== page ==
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Dental caries and gingivitis can be exacerbated not only by

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Dental caries and gingivitis can be exacerbated not only by [#permalink] New post 08 Jul 2007, 12:58
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238. Dental caries and gingivitis can be exacerbated not only by the foods patients eat but also by when the patients eat them.

(A) not only by the foods patients eat but also by when the patients eat them

(E) not only by what patients eat but also by when they eat it



*This question has been discussed before. Please explain why the pronouns have correct referents.
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Re: SC1000 #238 Dental ....referents [#permalink] New post 08 Jul 2007, 23:08
Himalayan wrote:
bmwhype2 wrote:
238. Dental caries and gingivitis can be exacerbated not only by the foods patients eat but also by when the patients eat them.

(A) not only by the foods patients eat but also by when the patients eat them

(E) not only by what patients eat but also by when they eat it



*This question has been discussed before. Please explain why the pronouns have correct referents.


A. in b it has no referent.


The answer is E for parallelism. It has an implied referent of food. Is it possible that it refers to what?
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 [#permalink] New post 08 Jul 2007, 23:11
E. The idiom is not only x but also y.

x and y needs to be parallel.
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 [#permalink] New post 09 Jul 2007, 01:34
Initially i thought A, changed my mind to E. Agree with ywilfred.
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 [#permalink] New post 09 Jul 2007, 07:16
i know that E is the answer and that it is parallel. I am asking about the concept behind the it referent.
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 [#permalink] New post 09 Jul 2007, 13:20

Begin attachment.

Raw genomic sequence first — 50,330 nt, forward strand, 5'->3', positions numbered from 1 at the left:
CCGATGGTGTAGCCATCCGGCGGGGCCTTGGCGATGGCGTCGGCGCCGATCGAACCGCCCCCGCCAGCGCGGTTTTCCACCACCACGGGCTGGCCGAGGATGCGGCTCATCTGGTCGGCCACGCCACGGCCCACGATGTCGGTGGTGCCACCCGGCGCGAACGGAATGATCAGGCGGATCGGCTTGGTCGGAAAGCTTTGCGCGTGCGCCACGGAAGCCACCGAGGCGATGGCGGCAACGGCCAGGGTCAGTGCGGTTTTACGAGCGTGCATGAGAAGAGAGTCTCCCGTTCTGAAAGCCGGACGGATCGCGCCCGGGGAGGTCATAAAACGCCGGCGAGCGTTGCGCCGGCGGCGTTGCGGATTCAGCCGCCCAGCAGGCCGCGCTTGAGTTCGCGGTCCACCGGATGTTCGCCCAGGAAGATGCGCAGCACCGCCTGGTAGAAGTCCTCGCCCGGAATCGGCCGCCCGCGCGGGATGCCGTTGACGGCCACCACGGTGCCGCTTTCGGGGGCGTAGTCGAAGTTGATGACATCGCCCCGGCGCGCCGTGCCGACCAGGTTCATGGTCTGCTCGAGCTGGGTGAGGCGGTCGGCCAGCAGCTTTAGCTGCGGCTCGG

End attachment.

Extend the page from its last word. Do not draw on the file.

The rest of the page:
Don't worry about pronoun "it", often time we supress it even though it is gramatically correct to use or not use. If you don't use pronoun at the end it becomes implied. The concept that is really being tested here is correct use of idiom and conciseness of the expression.
Hope this helps

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Target GMAT: 750 Posted: Mon Jul 09, 2007 7:16 am Post subject:

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i know that E is the answer and that it is parallel. I am asking about the concept behind the it referent.
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 [#permalink] New post 13 Jul 2007, 10:15
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thanks.

I found out the concept.

==================
Syntactic expletives are words that perform a syntactic role but contribute nothing to meaning. Expletive subjects are part of the grammar of many non-pro-drop languages such as English, whose clauses normally require overt provision of subject even when the subject can be pragmatically inferred (for an alternative theory considering expletives like there as a dummy predicates rather than a dummy subject based on the analysis of the copula see Moro 1997 in the list of references cited here). Consider this example:

"It is important that you work hard for the exam."
Following the eighteenth-century conception of pronoun, Bishop Robert Lowth objected that since it is a pronoun, it should have an antecedent. Since it cannot function like that in Latin, Lowth said that the usage was incorrect in English.

Whether or not it is a pronoun here (and linguists today would say that it is one), English is not Latin; and the sentence was and is fully acceptable to native speakers of English and thus was and is grammatical. It has no meaning here; it merely serves as a dummy subject. (It is sometimes called preparatory it or prep it, or a dummy pronoun.)

It is worth noting that Bishop Lowth did not condemn sentences that use there as an expletive, even though it is one in for example:

"There are ten desks here."
The nomenclature used for the constituents of sentences such as this is still a matter of some dispute, but there might be called subject, are copula, and ten desks predicate nominal. Meanwhile here is an adverbial phrase that conveniently reveals the semantic vacuity of there in this example.

There is some disagreement over whether the it in such sentences as

"It is raining now."
are expletives. Whereas it makes no sense to ask what the it refers to in "It is important that you work hard for the exam", some people might say that the dummy it in "It is raining now" refers to the weather (even if the word weather has not previously been mentioned). Thus the it in such sentences is sometimes called expletive, sometimes a weather "it".
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Re: SC1000 #238 Dental ....referents [#permalink] New post 13 Jul 2007, 10:53
Quote:
The answer is E for parallelism. It has an implied referent of food. Is it possible that it refers to what?


noted.
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Re: SC1000 #238 Dental ....referents [#permalink] New post 13 Jul 2007, 14:44
E should be the answer, see below for explanation

bmwhype2 wrote: